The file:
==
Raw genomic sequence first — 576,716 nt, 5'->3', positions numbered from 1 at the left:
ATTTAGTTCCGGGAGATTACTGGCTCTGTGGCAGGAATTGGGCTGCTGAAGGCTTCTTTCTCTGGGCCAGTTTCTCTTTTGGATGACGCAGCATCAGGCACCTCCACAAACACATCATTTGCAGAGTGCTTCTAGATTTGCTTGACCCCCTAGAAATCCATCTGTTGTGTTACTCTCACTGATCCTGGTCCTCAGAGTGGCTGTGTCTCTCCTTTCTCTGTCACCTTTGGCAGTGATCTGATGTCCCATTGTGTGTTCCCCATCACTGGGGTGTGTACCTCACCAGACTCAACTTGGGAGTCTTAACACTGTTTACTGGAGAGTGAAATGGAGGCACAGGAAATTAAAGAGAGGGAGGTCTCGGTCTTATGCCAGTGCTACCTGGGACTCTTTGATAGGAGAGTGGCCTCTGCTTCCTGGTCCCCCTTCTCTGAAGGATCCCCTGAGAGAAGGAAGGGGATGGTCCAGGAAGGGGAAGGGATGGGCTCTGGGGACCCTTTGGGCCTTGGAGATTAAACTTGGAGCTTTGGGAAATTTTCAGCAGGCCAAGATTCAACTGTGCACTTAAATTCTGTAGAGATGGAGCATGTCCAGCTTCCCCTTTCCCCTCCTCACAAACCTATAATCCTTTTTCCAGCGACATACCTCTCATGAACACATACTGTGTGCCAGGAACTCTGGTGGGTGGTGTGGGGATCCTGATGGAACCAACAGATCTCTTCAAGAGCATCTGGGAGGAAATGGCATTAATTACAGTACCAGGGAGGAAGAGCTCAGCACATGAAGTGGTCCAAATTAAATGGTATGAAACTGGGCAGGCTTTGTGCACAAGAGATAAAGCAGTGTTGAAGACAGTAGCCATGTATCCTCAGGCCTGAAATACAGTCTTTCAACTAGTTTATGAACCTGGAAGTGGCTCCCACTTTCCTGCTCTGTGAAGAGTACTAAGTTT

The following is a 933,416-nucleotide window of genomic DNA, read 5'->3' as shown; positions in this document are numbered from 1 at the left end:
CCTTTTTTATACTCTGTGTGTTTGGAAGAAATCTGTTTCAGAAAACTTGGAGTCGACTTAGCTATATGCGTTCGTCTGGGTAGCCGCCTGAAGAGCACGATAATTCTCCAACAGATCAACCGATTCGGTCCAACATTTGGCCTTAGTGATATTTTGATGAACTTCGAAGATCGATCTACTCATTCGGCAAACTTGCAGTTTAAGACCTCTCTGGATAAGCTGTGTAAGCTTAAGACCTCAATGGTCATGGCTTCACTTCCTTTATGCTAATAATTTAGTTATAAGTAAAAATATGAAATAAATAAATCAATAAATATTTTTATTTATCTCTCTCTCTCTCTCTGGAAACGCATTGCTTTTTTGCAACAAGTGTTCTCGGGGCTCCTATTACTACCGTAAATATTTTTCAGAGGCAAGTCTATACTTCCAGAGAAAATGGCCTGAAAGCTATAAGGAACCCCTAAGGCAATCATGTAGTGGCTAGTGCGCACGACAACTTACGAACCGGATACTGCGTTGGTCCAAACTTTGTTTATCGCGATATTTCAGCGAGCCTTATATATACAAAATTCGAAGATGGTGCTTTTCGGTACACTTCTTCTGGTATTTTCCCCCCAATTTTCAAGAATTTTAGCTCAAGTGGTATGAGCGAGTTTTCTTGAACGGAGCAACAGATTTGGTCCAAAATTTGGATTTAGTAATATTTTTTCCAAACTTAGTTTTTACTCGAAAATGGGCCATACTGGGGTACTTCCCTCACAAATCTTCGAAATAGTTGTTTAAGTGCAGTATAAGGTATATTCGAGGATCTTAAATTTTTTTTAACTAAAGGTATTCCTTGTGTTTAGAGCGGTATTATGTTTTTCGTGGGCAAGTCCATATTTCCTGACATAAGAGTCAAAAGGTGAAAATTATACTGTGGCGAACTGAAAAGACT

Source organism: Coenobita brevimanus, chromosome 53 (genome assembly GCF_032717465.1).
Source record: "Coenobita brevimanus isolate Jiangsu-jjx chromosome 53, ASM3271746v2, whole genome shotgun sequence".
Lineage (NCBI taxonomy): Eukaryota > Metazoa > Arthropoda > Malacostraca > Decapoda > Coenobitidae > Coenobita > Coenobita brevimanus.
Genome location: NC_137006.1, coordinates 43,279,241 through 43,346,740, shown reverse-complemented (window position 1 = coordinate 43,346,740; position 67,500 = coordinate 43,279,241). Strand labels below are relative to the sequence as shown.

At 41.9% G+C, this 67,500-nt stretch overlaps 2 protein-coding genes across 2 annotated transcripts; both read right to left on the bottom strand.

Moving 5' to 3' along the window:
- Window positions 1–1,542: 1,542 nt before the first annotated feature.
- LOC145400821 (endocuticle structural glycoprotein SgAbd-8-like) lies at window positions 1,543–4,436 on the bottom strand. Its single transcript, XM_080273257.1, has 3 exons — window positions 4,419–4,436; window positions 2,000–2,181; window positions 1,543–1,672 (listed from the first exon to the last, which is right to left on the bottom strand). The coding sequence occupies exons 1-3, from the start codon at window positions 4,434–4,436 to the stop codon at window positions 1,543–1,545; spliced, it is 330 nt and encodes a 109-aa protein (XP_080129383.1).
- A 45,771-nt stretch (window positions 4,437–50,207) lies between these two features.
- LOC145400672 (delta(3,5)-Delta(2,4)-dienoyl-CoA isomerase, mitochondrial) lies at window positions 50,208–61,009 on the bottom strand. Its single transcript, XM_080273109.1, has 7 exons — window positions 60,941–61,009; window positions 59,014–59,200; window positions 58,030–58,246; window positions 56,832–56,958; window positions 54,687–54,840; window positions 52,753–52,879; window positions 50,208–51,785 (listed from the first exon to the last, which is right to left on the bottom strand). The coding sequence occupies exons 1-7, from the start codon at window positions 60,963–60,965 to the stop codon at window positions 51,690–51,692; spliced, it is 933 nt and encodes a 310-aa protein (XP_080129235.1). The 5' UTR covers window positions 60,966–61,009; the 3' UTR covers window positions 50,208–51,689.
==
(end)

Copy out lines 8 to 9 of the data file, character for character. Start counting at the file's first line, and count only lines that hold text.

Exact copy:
Genome location: NC_137006.1, coordinates 43,279,241 through 43,346,740, shown reverse-complemented (window position 1 = coordinate 43,346,740; position 67,500 = coordinate 43,279,241). Strand labels below are relative to the sequence as shown.

At 41.9% G+C, this 67,500-nt stretch overlaps 2 protein-coding genes across 2 annotated transcripts; both read right to left on the bottom strand.